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Bettina Orrico writes about the one of the most anticipated celebrations in Bahia, about an ingredient that symbolizes the local cuisine

[/vc_column_text][nd_options_text nd_options_text_tag=”h1″ nd_options_text_weight=”normal” nd_options_text=”Author: Letícia Rocha ” nd_options_text_color=”#727475″ nd_options_text_font_size=”20″ nd_options_text_line_height=”20″][nd_options_spacer nd_options_height=”20″][/vc_column][/vc_row][vc_row][vc_column][vc_column_text]“My memories from Easter do not come from childhood. They are memories of a grown-up Bettina but that would have the same joy and anticipation so typical of childhood whenever I realized this time of the year was close.

 

While the whole country looks forward to this date I must say that there is another frenzy around it in Bahia: on Good Friday, we also have the Festa do Dendê, or the Palm Oil Festival! 

 

This is a long-awaited date for us. Around that time of the year, families spend hours around the stove and then around the table, celebrating ‘palm oil food’. It is a lot of fun! It has caruru, efó, cow tongue, vatapá, milk beans, hauçá rice and moqueca – this is a must!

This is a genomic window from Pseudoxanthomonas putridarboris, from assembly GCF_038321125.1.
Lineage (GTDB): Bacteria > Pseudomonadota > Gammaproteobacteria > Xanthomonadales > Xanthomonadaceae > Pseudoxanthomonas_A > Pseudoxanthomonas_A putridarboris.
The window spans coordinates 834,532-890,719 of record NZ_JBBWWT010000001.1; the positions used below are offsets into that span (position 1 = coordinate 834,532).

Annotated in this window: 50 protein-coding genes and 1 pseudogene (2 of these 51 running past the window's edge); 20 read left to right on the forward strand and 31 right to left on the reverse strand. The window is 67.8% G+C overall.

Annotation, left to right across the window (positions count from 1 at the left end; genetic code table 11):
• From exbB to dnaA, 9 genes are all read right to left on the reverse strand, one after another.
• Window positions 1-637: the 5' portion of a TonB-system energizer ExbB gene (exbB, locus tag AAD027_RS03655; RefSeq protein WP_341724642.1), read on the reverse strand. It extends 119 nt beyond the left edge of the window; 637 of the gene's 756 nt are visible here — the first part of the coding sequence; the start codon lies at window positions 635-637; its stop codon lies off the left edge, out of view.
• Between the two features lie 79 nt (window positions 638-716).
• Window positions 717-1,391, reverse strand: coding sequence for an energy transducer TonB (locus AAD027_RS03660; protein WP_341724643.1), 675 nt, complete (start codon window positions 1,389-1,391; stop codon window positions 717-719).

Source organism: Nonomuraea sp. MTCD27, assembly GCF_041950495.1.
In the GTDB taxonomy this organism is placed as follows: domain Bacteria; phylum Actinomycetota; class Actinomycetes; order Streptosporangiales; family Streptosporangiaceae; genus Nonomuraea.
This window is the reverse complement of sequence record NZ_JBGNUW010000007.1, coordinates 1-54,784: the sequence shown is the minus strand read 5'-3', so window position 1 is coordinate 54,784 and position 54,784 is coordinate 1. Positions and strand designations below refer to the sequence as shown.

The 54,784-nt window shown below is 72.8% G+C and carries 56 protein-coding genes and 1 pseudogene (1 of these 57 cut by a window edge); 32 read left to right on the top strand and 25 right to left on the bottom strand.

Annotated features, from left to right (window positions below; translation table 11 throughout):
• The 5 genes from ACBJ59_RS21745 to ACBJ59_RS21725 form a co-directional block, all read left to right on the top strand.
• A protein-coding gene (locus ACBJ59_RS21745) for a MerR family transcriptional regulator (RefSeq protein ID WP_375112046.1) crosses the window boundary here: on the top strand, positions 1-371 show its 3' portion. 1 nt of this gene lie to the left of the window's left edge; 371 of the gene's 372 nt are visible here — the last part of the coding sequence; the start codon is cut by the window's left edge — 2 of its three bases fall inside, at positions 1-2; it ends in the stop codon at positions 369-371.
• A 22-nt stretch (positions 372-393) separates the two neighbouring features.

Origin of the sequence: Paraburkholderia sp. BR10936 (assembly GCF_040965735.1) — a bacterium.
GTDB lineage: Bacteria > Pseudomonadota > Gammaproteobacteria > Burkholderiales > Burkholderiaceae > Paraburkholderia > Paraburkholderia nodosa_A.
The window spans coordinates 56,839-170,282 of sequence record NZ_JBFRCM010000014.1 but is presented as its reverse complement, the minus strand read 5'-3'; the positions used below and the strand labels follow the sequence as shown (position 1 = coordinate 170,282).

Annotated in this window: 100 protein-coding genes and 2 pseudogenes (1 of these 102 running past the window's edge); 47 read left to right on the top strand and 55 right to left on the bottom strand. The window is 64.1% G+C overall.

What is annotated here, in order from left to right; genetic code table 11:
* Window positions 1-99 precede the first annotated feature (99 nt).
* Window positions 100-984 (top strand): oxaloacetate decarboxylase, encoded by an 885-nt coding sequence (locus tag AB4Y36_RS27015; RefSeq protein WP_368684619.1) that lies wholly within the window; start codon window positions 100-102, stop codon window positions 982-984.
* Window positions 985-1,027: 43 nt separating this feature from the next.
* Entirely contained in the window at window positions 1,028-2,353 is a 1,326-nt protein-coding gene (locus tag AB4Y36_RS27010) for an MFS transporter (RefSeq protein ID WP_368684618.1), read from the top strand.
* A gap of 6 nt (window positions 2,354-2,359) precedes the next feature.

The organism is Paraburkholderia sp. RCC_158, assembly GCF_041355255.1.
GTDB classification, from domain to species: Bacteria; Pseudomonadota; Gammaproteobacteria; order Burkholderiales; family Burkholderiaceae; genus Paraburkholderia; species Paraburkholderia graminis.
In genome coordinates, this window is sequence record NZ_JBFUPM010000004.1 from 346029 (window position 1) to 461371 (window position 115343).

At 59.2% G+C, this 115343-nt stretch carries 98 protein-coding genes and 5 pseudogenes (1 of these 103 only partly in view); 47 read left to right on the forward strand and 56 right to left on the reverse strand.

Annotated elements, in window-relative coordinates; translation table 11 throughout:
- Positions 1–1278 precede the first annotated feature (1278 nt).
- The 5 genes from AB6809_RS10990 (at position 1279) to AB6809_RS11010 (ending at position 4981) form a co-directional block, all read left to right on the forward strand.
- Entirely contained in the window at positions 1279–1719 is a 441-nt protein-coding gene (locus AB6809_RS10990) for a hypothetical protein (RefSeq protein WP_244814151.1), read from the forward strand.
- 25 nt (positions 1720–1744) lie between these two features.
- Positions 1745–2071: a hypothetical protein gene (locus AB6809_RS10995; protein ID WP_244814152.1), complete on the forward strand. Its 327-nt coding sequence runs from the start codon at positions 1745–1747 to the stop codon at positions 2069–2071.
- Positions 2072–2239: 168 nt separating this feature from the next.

Another mandatory tradition is the acarajé, but we don’t do it at home – it is too much work –, we buy from the baianas that are famous for their acarajés, sold in their specialized tents.

 

There are no palm oil sweets, but there are sweet options in this party too, with the divine tart, made of shortcrust pastry with melted guava, a delicacy that came out of the oven golden, crunchy, and as its name says, divine. 

 

On Easter Sunday, families make a special lunch that can have cod preparations, but it is not something traditional. It is more common to serve xinxim de galinha (chicken ragout), meat dishes and even barbecue. For dessert, we open the chocolate Easter eggs ”.[/vc_column_text][/vc_column][/vc_row]